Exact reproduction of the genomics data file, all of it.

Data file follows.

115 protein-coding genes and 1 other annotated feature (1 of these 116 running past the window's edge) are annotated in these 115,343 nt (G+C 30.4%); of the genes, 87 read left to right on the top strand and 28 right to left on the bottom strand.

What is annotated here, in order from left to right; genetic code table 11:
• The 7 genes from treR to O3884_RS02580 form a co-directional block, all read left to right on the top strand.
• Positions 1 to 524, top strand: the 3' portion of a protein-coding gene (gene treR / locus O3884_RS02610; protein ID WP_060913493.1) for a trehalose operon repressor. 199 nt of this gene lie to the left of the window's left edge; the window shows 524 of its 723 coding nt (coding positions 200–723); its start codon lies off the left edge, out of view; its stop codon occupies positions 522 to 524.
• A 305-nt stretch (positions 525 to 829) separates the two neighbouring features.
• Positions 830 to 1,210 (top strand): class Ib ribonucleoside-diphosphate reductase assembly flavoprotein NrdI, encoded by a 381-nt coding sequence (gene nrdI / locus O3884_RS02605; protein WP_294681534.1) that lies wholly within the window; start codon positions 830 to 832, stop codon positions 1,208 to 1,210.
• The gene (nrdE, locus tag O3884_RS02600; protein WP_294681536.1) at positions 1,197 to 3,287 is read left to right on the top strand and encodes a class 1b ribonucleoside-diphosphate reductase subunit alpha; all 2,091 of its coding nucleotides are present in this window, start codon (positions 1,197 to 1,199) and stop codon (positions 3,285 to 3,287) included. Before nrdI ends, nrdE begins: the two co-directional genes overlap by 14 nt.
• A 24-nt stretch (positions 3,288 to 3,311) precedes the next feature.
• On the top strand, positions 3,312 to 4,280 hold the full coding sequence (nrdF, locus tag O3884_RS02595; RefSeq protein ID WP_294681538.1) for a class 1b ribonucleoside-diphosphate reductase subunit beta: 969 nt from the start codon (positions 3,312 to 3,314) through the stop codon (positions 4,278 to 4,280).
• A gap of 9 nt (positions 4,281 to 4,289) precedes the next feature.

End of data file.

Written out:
115 protein-coding genes and 1 other annotated feature (1 of these 116 running past the window's edge) are annotated in these 115,343 nt (G+C 30.4%); of the genes, 87 read left to right on the top strand and 28 right to left on the bottom strand.

What is annotated here, in order from left to right; genetic code table 11:
• The 7 genes from treR to O3884_RS02580 form a co-directional block, all read left to right on the top strand.
• Positions 1 to 524, top strand: the 3' portion of a protein-coding gene (gene treR / locus O3884_RS02610; protein ID WP_060913493.1) for a trehalose operon repressor. 199 nt of this gene lie to the left of the window's left edge; the window shows 524 of its 723 coding nt (coding positions 200–723); its start codon lies off the left edge, out of view; its stop codon occupies positions 522 to 524.
• A 305-nt stretch (positions 525 to 829) separates the two neighbouring features.
• Positions 830 to 1,210 (top strand): class Ib ribonucleoside-diphosphate reductase assembly flavoprotein NrdI, encoded by a 381-nt coding sequence (gene nrdI / locus O3884_RS02605; protein WP_294681534.1) that lies wholly within the window; start codon positions 830 to 832, stop codon positions 1,208 to 1,210.
• The gene (nrdE, locus tag O3884_RS02600; protein WP_294681536.1) at positions 1,197 to 3,287 is read left to right on the top strand and encodes a class 1b ribonucleoside-diphosphate reductase subunit alpha; all 2,091 of its coding nucleotides are present in this window, start codon (positions 1,197 to 1,199) and stop codon (positions 3,285 to 3,287) included. Before nrdI ends, nrdE begins: the two co-directional genes overlap by 14 nt.
• A 24-nt stretch (positions 3,288 to 3,311) precedes the next feature.
• On the top strand, positions 3,312 to 4,280 hold the full coding sequence (nrdF, locus tag O3884_RS02595; RefSeq protein ID WP_294681538.1) for a class 1b ribonucleoside-diphosphate reductase subunit beta: 969 nt from the start codon (positions 3,312 to 3,314) through the stop codon (positions 4,278 to 4,280).
• A gap of 9 nt (positions 4,281 to 4,289) precedes the next feature.